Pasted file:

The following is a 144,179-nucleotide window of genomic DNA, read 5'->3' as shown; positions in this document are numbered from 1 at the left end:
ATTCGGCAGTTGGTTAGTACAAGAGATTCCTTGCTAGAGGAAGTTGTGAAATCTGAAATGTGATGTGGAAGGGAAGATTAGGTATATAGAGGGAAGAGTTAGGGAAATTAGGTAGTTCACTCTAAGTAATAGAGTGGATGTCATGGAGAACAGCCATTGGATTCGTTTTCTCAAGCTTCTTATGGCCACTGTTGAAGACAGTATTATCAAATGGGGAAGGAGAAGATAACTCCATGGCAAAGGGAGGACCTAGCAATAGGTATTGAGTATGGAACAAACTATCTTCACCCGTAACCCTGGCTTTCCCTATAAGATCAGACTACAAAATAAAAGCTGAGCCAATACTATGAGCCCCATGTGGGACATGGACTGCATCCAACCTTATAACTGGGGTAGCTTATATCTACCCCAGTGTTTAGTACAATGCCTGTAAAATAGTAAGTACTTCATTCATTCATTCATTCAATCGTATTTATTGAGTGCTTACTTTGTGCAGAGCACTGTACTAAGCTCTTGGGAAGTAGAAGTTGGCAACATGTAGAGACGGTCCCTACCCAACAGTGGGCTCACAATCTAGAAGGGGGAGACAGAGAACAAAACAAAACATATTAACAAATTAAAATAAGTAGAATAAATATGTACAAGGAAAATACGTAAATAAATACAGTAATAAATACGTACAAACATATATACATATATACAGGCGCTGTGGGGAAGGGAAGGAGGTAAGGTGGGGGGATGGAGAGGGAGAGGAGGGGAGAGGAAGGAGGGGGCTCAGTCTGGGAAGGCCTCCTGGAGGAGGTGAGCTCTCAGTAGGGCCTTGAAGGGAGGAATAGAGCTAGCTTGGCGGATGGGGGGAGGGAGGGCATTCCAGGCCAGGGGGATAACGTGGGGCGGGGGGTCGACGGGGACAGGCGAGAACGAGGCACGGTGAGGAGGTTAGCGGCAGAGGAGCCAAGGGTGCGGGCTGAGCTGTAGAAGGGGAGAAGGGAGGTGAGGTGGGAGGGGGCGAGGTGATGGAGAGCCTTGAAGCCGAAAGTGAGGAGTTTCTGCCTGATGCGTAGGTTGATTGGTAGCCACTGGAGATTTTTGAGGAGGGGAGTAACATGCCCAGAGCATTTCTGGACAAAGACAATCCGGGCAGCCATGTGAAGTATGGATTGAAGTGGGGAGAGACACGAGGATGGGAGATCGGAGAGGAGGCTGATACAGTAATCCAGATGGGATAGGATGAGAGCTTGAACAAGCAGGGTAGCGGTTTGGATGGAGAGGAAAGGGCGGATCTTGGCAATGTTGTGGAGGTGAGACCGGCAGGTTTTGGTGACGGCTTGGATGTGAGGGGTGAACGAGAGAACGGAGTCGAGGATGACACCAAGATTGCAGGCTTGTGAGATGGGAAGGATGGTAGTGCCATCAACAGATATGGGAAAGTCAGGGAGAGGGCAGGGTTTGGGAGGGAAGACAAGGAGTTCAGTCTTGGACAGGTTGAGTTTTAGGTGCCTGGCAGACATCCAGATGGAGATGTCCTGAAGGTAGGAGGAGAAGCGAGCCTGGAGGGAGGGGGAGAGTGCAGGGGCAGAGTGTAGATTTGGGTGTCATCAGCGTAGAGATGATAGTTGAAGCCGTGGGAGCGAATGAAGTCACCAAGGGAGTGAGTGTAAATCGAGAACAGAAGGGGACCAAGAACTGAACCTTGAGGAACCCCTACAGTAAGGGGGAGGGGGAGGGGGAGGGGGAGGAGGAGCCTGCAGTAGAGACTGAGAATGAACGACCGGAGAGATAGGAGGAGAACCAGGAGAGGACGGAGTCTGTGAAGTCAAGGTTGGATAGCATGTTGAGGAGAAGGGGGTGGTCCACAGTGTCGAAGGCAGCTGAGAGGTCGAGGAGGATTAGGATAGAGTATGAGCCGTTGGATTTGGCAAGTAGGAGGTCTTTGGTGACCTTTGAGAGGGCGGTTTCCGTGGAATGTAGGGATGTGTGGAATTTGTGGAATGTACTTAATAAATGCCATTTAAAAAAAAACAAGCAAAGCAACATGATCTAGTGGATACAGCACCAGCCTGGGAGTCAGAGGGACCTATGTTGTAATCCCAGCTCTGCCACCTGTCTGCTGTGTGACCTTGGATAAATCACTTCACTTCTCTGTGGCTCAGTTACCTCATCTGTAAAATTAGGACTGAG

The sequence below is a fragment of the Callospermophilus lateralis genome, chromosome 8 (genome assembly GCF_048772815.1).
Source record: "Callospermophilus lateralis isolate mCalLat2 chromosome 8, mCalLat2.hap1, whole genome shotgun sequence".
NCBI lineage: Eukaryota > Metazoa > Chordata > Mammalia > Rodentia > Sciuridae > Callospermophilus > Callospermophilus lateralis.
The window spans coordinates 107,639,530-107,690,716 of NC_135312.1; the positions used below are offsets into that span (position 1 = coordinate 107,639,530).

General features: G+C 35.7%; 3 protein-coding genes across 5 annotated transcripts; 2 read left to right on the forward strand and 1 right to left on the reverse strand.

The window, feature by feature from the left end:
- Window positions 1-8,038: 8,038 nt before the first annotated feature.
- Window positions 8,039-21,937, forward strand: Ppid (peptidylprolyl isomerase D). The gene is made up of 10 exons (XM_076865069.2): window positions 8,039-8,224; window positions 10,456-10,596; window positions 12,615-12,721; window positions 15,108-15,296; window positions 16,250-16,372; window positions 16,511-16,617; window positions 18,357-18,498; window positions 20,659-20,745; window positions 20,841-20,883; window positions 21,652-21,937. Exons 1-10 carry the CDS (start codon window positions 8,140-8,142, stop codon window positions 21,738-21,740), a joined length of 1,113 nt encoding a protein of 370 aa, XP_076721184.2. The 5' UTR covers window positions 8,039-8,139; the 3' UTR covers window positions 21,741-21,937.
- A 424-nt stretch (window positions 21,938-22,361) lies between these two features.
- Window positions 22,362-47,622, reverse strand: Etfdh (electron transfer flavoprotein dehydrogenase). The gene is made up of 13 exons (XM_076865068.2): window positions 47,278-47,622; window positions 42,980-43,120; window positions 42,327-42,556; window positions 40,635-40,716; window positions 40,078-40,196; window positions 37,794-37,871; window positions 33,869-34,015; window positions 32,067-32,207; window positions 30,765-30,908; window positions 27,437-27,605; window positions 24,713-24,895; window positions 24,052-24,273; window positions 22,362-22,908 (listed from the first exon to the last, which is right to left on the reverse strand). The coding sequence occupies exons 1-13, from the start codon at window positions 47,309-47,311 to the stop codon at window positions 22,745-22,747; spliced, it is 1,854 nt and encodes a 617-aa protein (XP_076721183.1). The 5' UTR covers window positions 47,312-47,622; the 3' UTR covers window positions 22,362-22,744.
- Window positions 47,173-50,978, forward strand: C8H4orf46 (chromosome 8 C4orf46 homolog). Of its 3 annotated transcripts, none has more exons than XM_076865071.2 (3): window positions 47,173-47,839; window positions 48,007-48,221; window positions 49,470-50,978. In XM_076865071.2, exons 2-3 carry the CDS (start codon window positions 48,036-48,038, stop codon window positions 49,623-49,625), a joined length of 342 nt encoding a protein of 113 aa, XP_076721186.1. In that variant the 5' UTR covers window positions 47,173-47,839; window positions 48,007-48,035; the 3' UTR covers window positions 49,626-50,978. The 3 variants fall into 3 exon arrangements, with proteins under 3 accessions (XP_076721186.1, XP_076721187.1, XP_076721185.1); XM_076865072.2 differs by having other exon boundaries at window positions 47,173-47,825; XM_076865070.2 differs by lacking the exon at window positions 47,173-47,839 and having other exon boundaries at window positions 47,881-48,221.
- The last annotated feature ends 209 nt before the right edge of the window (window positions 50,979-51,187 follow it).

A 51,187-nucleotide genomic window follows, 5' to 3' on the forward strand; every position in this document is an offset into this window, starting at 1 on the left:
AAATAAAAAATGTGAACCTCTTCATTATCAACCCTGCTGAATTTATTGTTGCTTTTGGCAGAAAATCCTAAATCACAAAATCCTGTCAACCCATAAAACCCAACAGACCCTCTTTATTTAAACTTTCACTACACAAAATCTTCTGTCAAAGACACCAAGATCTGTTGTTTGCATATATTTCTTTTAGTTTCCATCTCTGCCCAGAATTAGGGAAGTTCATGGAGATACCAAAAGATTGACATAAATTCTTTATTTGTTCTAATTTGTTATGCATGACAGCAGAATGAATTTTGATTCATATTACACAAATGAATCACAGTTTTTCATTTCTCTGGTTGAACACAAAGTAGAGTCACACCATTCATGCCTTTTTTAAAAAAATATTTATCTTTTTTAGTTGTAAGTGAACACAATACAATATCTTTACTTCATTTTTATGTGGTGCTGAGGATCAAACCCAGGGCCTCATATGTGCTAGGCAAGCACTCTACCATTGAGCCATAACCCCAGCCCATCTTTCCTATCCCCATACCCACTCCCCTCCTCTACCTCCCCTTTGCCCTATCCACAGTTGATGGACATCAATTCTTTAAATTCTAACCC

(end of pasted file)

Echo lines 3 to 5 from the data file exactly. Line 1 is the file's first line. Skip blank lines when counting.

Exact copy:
The sequence below is a fragment of the Callospermophilus lateralis genome, chromosome 8 (genome assembly GCF_048772815.1).
Source record: "Callospermophilus lateralis isolate mCalLat2 chromosome 8, mCalLat2.hap1, whole genome shotgun sequence".
NCBI lineage: Eukaryota > Metazoa > Chordata > Mammalia > Rodentia > Sciuridae > Callospermophilus > Callospermophilus lateralis.